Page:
FRANKFORT — Kentucky will start a statewide campaign July 20 to encourage parents to get their children vaccinated against human papillomavirus, or HPV, which can cause cervical and oral cancer.
Lt. Gov. Crit Luallen, Health and Family Services Secretary Audrey Haynes and state Public Health Commissioner Stephanie Mayfield announced the campaign Monday at a Capitol news conference.
Luallen said a $500,000 federal grant from the Centers for Disease Control and Prevention will pay for the campaign that will run through September and feature TV, radio and print ads developed by Louisville-based Doe Anderson.
The vaccine is for girls and boys.
Never miss a local story.
Kentucky trails the national average of children vaccinated for the virus.
Only 27 percent of Kentucky girls ages 13 to 17 have received the recommended three doses of HPV vaccine, compared to 38 percent nationwide, and only 19 percent of state boys have received just one dose.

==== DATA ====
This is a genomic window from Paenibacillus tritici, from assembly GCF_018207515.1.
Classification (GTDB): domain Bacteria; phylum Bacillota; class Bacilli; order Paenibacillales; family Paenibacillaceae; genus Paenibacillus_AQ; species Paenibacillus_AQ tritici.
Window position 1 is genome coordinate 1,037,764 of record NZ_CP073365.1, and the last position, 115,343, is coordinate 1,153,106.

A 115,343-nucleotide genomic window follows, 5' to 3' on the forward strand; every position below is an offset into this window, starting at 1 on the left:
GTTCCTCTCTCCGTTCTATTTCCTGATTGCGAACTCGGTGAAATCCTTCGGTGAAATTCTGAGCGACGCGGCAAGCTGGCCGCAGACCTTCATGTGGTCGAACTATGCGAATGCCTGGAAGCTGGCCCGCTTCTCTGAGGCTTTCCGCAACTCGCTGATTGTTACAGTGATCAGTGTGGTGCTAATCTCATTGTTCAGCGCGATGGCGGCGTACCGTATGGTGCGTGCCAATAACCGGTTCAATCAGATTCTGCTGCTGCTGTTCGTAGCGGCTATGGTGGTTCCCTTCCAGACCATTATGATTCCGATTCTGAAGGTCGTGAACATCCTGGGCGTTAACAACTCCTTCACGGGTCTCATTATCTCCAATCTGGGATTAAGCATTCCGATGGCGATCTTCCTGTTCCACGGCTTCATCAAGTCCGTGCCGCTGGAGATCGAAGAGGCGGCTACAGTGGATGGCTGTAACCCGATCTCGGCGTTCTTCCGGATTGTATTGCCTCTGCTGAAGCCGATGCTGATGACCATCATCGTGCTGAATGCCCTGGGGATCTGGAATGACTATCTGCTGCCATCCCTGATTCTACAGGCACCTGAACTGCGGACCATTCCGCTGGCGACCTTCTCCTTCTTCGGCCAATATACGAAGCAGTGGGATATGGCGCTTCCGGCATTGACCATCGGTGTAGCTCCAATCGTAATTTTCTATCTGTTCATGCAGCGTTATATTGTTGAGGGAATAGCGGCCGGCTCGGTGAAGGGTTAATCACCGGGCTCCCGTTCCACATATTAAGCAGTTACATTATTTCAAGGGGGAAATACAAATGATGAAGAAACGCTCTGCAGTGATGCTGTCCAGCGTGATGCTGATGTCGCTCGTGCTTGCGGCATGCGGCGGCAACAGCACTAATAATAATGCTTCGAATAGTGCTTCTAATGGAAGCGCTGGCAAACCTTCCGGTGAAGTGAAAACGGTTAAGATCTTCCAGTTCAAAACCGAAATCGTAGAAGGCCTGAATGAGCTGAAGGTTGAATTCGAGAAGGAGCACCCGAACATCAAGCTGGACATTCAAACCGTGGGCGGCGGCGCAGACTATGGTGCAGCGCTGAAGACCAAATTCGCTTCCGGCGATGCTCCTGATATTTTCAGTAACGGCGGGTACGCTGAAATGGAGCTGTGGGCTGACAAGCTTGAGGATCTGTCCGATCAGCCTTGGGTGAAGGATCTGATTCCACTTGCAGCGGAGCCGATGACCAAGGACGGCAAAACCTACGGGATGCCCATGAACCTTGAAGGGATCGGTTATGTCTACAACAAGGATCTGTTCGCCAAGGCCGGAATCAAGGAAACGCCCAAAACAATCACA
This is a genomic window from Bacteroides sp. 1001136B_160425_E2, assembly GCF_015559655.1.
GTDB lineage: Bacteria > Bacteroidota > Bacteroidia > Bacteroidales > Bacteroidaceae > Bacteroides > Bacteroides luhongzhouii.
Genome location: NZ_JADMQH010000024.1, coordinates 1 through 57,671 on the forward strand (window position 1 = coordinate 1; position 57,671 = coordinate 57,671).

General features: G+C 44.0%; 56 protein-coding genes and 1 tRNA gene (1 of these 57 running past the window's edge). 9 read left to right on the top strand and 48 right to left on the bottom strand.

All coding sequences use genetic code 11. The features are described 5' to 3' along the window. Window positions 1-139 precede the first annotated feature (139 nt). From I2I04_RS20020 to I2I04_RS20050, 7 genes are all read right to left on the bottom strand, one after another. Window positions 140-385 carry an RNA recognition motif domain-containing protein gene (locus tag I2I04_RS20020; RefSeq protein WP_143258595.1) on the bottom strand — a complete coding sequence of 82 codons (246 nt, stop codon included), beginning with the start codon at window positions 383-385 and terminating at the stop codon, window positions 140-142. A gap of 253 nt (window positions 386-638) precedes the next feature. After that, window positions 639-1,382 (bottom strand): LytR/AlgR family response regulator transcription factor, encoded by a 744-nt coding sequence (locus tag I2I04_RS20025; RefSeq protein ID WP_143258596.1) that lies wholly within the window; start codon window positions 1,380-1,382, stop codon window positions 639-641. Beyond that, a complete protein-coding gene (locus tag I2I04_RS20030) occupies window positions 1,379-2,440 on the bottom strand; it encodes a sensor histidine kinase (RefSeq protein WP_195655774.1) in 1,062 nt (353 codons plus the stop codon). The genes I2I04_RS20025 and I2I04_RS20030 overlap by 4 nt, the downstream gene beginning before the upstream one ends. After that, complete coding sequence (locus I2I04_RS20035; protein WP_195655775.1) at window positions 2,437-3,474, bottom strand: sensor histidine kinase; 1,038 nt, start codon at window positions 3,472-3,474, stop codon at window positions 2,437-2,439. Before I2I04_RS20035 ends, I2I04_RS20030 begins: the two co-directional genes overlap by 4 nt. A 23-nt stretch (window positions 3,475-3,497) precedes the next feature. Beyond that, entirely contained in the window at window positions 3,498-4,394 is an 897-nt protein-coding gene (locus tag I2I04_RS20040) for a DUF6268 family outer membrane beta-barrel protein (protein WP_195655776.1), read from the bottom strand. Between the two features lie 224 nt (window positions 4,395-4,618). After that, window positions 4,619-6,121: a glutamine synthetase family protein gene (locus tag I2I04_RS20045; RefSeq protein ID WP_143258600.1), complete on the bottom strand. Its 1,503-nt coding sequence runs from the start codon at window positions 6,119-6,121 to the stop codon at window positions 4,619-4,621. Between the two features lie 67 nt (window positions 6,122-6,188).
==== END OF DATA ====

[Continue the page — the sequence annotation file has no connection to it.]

Dr. Hatim Omar, a professor of pediatrics, obstetrics and gynecology at the University of Kentucky College of Medicine who runs an adolescent health clinic at UK, said in a statement that nearly everyone will get one or more types of HPV in his or her life.
In some, that will cause genital warts, and cervical, vulvar, penile, oral and other cancers, he said,
"The vaccine is safe and effective in preventing 70 to 90 percent of these diseases, which makes it a no-brainer to have everyone eligible immunized," Omar said.
The target group for the vaccine is children 11 or 12 years old. Teens who did not get the vaccine when they were younger should ask their health-care providers about it, said Mayfield.
Women may get the vaccine through age 26 and men may get vaccinated through age 21.
The vaccine includes three injections in the arm over a year.
Health insurance plans cover the cost of the vaccine. The Vaccines for Children program helps families of eligible children who do not have access to vaccines.